Stealing the BrideBy: Mary Wine
“Ye’re all the same with yer promises of sons, but I’ve had a Ybellyful of talk.”
Hayden Monroe slammed his tankard down on the table so hard a measure of ale sloshed over the rim. He gave the mess no mind but aimed his displeasure at the rows of guests sitting at his table. In spite of the fact that he’d invited them, he was not sold on the idea behind issuing the invitation. It didn’t sit well on his mind. Now that he was being forced to listen to them try to sell him a new wife, he was convinced that he’d been insane to agree to welcoming them all into his home.
“Get ye gone. Supper is finished.”
He dropped back into his large, X-framed chair, a dark expression covering his face. As much as he detested the business at hand, he could not dismiss the fact that he must face the issue of finding a new wife.
“Simply agree that ye will wed my sister Arabella and we can send the rest of these chattering women home.” Craig Buchlan’s eyes glowed with anticipated victory.
Argument erupted along the table. Men who had just broken bread together began shouting at each other, the volume of their voices increasing with every word. Hayden felt his disgust double.
“I said enough! Listen to the bunch of ye, turning on one another. I’ve no stomach for it. Go. Hopefully the bright light of morning will help us remember that we are all kinsmen.”
Hayden closed his eyes, certain he was too young to feel so old. He ran a hand through his hair and listened to the sounds of chairs being pushed back from the table. His guests didn’t go quietly; they grumbled about his temper but at least they went.
“What did I do to offend ye, Lord God?” He looked up at the ceiling of his castle home. It was a sturdy roof, fine and modern.
Hayden’s eyes strayed to his abandoned tankard. It too was quite a remarkable show of wealth, made of solid silver, along with every plate gracing the high table. The precious metal shone in the candlelight, but the sight of his belongings did not bring him any pleasure. They were cold and devoid of life. None of it was what he wanted. Wearing the title of laird was nearly breaking his shoulders with the expectations of his clan. His neighbors saw his lack of a male heir as an excuse to raid one another. He’d been trained by his father to use his sword well but it seemed that becoming laird meant he had to fight the battles of the Monroes without that weapon.
It hadn’t seemed difficult. He’d wed Ruth, the girl his father contracted, never knowing what a struggle it was to negotiate a bride from among those who felt he should wed their kin.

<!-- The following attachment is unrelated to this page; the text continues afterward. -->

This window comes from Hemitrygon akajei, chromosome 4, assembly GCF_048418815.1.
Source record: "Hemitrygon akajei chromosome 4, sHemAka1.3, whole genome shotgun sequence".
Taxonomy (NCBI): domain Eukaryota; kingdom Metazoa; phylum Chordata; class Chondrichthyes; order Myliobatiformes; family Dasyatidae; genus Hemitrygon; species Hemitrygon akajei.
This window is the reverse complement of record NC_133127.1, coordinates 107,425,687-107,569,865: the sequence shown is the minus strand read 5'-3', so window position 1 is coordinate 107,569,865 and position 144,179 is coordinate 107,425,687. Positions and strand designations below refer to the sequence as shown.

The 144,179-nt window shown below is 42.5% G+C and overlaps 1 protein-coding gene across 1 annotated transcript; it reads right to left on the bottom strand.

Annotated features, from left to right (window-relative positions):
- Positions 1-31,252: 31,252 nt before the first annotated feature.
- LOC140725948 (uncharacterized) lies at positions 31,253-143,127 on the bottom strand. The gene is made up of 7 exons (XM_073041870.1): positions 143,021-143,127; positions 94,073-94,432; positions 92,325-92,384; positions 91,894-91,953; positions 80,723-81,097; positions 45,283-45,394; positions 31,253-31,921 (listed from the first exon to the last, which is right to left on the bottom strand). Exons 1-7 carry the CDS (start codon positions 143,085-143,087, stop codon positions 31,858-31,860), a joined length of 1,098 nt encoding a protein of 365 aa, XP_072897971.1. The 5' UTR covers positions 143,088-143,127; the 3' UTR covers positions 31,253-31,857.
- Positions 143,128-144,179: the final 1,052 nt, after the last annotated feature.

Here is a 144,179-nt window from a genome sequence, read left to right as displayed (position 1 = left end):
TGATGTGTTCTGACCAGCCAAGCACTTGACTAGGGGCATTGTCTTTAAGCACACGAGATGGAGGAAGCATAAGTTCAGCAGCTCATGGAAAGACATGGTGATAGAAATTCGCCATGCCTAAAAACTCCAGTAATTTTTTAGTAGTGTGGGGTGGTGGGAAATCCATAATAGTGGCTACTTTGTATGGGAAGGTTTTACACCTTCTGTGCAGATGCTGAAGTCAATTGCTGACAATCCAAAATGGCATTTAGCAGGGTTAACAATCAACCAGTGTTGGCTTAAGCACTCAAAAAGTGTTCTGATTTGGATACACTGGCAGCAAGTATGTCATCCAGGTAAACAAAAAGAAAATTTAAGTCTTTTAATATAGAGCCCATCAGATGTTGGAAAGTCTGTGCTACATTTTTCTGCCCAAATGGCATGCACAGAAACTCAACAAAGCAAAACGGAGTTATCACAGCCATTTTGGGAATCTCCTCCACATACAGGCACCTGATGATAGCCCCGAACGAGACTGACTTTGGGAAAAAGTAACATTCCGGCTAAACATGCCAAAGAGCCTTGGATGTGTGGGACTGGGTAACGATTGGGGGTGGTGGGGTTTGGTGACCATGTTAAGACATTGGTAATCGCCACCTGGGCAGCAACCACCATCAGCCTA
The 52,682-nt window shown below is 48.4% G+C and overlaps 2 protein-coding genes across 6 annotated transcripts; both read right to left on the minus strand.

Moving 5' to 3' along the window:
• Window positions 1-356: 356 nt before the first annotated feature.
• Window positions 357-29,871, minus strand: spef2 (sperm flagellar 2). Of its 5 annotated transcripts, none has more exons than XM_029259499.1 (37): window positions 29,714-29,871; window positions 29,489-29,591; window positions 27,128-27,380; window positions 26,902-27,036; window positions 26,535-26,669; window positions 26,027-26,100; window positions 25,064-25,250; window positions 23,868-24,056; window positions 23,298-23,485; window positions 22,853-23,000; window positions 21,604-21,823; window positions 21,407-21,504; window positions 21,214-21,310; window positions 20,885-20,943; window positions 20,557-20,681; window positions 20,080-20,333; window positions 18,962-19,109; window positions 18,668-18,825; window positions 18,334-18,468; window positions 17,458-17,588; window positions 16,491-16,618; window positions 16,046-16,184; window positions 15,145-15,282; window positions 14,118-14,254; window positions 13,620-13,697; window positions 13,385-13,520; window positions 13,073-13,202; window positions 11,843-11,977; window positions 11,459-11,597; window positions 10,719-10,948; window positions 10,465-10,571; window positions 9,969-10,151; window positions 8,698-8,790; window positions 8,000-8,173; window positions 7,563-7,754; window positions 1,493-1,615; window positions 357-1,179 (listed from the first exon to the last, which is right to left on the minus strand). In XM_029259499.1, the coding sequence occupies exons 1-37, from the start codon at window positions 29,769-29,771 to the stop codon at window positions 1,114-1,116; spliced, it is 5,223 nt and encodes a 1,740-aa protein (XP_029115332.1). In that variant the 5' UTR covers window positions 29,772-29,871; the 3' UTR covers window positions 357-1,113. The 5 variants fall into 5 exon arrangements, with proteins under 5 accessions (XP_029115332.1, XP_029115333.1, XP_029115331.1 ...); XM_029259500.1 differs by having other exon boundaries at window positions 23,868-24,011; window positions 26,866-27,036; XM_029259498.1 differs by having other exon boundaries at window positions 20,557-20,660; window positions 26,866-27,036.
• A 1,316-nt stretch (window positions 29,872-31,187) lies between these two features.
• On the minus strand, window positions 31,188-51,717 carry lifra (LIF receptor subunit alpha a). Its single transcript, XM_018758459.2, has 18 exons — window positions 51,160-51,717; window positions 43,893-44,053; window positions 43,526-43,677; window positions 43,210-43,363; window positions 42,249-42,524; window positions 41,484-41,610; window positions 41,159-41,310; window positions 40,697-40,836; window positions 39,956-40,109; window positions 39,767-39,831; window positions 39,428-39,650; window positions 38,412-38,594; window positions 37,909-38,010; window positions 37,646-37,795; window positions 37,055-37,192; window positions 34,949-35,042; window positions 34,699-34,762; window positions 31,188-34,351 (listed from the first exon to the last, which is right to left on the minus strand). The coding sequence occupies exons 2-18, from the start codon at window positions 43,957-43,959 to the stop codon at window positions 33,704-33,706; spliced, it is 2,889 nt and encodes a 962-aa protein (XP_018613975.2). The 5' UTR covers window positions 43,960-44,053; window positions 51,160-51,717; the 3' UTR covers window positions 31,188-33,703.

He wished he still didn’t know but the ache behind his eyes reminded him that he’d spent three days trying to select his next wife. He’d never missed his father so much.
He missed his wife more.
Sweet, delicate Ruth from the Kavanagh clan. She’d been too young to die. He snorted. No one was ever really ready to die but his bride had been so happy about their coming child, her cheeks blooming every day that her belly swelled larger and larger. She’d never feared the birth; only winked at him when he made sure the priest added a new prayer into the daily mass for her well-being. It wasn’t their first child and Ruth had glowed with confidence, just like so many other women who never rose from the bed they birthed their babes in. Reminding him that she had delivered his children before.
Six months later, his face was covered in the beard he’d refused to shave on the morning he heard that his wife was dead. He reached up and tugged on the lengthening strands.
“I know a way to help ye get what ye want, Laird Monroe.”
Hayden straightened up and jerked his head around to stare at the single man who hadn’t fled in the face of his displeasure.
“Ye have a death wish, Laird Leask? I told ye and the rest of those bride peddlers to be gone from me sight.” He didn’t want another wife, didn’t want to feel such guilt when he was forced to bury another bride who tried to give him children.
The castle was as still as death … the servants wiping their silent tears on the sleeves of their shirts and chemises. His first born daughter had followed her mother into death’s embrace only a day later, leaving him with no reason to shave because there was no soft baby cheek to worry about scratching when he kissed it. No little chubby hands to be concerned with offending with rough whiskers. Nothing at all to draw him out into the sunlight. There was only a burning resentment for the fact that the fever that had taken both mother and daughter from him had somehow decided to pass him over. The church told him that was mercy but Hayden called it a curse. He didn’t want to be left behind alone with the memory of his daughter’s laughter and his wife’s sweet voice as she sang to her child. The bed chamber they had died in was too full of their memory for him to consider using.